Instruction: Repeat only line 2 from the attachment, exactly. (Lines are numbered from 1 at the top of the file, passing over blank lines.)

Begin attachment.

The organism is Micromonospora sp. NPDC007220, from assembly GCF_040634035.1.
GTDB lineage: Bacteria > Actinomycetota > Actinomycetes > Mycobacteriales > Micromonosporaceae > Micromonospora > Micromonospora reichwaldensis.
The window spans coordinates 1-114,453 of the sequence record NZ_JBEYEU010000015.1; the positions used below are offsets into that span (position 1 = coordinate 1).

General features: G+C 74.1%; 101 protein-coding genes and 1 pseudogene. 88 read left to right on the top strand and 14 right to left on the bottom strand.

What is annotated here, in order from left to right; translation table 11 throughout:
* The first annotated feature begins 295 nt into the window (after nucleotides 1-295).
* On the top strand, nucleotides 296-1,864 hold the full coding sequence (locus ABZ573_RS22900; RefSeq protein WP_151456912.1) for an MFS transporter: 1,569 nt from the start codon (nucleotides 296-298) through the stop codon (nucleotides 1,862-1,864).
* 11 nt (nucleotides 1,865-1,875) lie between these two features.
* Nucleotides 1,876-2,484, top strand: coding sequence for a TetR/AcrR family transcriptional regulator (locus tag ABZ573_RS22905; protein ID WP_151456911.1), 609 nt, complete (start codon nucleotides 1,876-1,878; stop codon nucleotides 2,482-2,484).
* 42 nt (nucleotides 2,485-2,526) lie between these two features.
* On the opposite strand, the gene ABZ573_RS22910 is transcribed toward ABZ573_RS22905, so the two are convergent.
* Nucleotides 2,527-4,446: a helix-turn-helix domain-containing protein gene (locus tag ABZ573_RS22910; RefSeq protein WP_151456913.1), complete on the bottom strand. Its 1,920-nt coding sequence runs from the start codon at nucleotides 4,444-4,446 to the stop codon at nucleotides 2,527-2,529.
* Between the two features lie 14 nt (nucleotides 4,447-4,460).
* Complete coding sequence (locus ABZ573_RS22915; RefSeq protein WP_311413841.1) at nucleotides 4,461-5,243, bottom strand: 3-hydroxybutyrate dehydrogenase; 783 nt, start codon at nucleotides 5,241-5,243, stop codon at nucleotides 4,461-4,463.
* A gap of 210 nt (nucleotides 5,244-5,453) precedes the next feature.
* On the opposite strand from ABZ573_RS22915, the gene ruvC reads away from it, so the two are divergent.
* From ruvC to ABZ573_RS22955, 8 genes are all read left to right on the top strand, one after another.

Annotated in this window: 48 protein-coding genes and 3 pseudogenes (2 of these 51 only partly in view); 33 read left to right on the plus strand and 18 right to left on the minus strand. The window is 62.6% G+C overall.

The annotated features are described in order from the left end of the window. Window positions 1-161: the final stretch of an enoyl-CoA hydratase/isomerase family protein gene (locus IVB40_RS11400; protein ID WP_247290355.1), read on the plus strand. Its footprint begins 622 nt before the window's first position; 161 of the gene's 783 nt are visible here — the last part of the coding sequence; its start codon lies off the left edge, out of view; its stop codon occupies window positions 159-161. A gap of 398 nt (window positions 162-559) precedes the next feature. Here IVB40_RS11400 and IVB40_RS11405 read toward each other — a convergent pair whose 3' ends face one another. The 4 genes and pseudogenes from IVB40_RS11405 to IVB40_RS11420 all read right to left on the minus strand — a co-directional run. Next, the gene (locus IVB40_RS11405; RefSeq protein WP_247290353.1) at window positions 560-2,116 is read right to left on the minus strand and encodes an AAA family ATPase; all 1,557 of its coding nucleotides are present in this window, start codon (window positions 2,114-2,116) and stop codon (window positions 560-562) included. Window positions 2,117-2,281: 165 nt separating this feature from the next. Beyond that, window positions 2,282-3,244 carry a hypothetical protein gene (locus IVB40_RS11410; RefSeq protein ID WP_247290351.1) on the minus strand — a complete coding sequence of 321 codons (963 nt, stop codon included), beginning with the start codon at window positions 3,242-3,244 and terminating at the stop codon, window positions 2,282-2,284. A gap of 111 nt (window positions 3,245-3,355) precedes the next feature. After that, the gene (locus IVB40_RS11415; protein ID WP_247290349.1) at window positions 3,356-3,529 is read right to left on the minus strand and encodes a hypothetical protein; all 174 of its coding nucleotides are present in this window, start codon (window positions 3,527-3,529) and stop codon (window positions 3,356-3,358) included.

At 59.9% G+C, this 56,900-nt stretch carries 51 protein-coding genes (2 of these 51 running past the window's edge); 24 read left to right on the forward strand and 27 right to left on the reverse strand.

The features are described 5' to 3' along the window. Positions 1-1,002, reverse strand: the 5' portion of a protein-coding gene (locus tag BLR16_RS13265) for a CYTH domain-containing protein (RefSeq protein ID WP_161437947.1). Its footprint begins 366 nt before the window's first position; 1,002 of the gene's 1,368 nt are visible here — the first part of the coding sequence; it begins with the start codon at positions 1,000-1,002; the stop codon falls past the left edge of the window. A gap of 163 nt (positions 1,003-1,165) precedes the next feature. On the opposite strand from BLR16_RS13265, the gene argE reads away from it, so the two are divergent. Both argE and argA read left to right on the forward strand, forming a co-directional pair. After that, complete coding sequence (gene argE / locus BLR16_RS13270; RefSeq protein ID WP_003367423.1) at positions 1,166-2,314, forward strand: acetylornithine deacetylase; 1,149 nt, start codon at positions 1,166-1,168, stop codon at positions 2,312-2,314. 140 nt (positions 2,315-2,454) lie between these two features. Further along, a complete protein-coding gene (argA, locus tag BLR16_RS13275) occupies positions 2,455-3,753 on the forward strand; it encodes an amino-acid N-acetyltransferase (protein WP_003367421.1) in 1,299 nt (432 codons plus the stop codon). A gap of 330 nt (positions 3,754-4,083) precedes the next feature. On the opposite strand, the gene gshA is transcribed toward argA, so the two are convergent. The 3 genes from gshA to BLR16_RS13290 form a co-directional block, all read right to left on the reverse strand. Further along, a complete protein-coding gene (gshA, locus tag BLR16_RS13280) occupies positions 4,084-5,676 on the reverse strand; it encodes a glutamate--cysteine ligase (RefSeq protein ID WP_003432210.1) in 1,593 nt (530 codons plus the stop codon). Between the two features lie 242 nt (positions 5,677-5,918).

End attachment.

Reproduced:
GTDB lineage: Bacteria > Actinomycetota > Actinomycetes > Mycobacteriales > Micromonosporaceae > Micromonospora > Micromonospora reichwaldensis.